Confused? Here are five things you need to know about the GDPR, starting with the basics.
Since the dawn of the internet, companies have been gathering as much data as possible on anyone they can.
They've good reason to be anxious.
GDPR spells out six specific ways that companies can justify the "processing", or use, of personal data. The most famous case involved Cambridge Analytica, who were accused of using the data of more than 87 million Facebook users without consent. Paul was up late last night making changes and we think we've got there. And those are just the big scandals.
Many companies have not managed to comply with the rules in time. And for fans of gamification, why not try a GDPR quiz? It's a catch-all justification that companies can fall back on to keep using data, though the company must show that its needs outweigh potential impact on users' privacy, said David Martin, senior legal officer for the European consumer group BEUC.
What is Considered Personal Data?
GDPR does not just affect European Union companies, it affects any company that stores and uses data from those 28 member countries' citizens, even if the business has no physical footprint in the country.
Data relating to your physical appearance and behaviour such as hair color, race, and height.
If a business has a security breach in the United Kingdom resulting in the loss of your data, you have to be told as soon as possible.
What Does the GDPR Do?
While the law is created to protect people in the European Union, its impact will also extend to the U.S.in some cases. This information can't be buried deep in a terms of service no one reads; it has to be concise and in plain language.
Users who no longer want their personal data processed have the right to be forgotten and have their data deleted. Companies have one month to comply. If you leave your address there then it will auto-fill each time you enter a competition and if you win a prize then that address will be passed on to the third party for them to send the prize to, but not for any other objective.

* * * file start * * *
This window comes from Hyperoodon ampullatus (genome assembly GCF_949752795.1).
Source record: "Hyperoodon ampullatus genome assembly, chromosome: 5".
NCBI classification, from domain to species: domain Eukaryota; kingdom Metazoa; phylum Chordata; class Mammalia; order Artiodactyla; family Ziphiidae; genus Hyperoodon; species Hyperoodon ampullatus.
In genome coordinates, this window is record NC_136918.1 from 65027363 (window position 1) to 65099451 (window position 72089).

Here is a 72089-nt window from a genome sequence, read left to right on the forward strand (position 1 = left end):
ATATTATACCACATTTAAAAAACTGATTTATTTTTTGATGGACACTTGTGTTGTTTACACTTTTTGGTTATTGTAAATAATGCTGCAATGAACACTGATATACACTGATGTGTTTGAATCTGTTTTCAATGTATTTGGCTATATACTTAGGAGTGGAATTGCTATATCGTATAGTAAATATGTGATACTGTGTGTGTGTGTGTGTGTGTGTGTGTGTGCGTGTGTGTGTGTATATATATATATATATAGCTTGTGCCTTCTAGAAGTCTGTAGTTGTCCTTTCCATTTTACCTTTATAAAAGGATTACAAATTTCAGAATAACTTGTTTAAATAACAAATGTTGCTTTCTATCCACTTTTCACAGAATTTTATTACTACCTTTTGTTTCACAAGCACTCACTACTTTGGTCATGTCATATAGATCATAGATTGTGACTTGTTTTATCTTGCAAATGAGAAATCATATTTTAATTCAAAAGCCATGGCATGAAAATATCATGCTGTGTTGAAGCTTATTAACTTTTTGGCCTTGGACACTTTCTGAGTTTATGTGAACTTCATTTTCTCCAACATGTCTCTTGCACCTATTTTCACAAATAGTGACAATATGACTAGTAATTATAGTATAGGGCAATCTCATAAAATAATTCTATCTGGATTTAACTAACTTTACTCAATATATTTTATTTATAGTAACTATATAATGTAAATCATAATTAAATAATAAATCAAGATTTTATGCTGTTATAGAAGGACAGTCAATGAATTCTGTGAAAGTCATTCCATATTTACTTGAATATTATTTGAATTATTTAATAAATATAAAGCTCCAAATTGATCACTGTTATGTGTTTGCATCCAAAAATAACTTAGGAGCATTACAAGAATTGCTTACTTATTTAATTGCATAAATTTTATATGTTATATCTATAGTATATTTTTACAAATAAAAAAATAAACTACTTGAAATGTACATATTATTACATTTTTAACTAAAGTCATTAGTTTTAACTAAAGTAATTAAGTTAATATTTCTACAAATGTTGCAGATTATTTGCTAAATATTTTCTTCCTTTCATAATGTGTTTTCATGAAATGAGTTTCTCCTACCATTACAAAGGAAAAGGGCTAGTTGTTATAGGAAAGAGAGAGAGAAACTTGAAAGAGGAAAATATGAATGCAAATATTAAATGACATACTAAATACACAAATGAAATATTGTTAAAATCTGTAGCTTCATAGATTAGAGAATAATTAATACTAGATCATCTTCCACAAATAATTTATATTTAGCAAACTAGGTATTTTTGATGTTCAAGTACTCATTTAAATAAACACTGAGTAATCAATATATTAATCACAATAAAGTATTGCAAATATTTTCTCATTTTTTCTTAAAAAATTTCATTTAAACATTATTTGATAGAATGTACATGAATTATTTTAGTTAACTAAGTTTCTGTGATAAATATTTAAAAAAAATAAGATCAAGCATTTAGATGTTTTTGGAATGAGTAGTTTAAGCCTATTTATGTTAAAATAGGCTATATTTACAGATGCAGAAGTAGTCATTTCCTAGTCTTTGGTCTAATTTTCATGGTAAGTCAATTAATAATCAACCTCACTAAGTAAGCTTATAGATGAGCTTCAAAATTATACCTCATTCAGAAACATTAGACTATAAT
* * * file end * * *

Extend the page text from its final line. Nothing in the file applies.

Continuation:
It gives us significant empowerment over whether, how, and when our data is used.But what does it mean for our human rights and why should you care? From today, you can insist that all your data is permanently deleted. The organization must then stop processing the data until they can prove they have legitimate reasons to do so.
Most online services previously tended to enable all of their data gathering checkboxes by default, because that's how they could get the most users to "agree" to that collection.
The most visible effect of GDPR so far, for most people, may be the blizzard of emails from companies seeking permission to continue sending marketing messages.
A study released in April by the Ponemon Institute- conducted among 1,000 affected companies- found that almost half would not be, or were unsure whether they would be, ready to comply by Friday's deadline. If found guilty, the companies could end up paying up to $20 million or 4% of their global annual turnover, whichever of the two is the greater sum of money.
The group NOYB.EU - which stands for "none of your business" - claims its action could force the US internet giants to pay up to 7 billion euros ($8.2 billion).
"Does the GDPR Apply to All EU Citizens' Data?" "They're wording changes", said David Baser, head of Facebook's new privacy division, told CNNMoney.
This, however, doesn't mean that the GDPR won't affect you.
The right of access: This means you can access all of the data a company stores on you.
Your positive opt-in is based on the information presented to you at the time, so it shouldn't later be used for anything you didn't sign up to.
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